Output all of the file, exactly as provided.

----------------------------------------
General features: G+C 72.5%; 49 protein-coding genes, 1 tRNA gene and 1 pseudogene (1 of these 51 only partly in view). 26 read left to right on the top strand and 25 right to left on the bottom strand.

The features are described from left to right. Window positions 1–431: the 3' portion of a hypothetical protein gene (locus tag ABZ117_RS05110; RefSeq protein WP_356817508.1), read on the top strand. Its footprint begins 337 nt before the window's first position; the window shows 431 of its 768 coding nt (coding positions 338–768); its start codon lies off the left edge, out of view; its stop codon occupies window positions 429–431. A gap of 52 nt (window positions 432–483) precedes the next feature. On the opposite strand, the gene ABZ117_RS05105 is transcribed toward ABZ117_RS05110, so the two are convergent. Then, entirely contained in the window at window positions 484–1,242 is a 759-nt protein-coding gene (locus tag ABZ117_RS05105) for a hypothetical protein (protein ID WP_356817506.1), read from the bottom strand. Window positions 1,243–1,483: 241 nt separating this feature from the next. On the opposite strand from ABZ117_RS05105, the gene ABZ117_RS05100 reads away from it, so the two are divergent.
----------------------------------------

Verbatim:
General features: G+C 72.5%; 49 protein-coding genes, 1 tRNA gene and 1 pseudogene (1 of these 51 only partly in view). 26 read left to right on the top strand and 25 right to left on the bottom strand.

The features are described from left to right. Window positions 1–431: the 3' portion of a hypothetical protein gene (locus tag ABZ117_RS05110; RefSeq protein WP_356817508.1), read on the top strand. Its footprint begins 337 nt before the window's first position; the window shows 431 of its 768 coding nt (coding positions 338–768); its start codon lies off the left edge, out of view; its stop codon occupies window positions 429–431. A gap of 52 nt (window positions 432–483) precedes the next feature. On the opposite strand, the gene ABZ117_RS05105 is transcribed toward ABZ117_RS05110, so the two are convergent. Then, entirely contained in the window at window positions 484–1,242 is a 759-nt protein-coding gene (locus tag ABZ117_RS05105) for a hypothetical protein (protein ID WP_356817506.1), read from the bottom strand. Window positions 1,243–1,483: 241 nt separating this feature from the next. On the opposite strand from ABZ117_RS05105, the gene ABZ117_RS05100 reads away from it, so the two are divergent.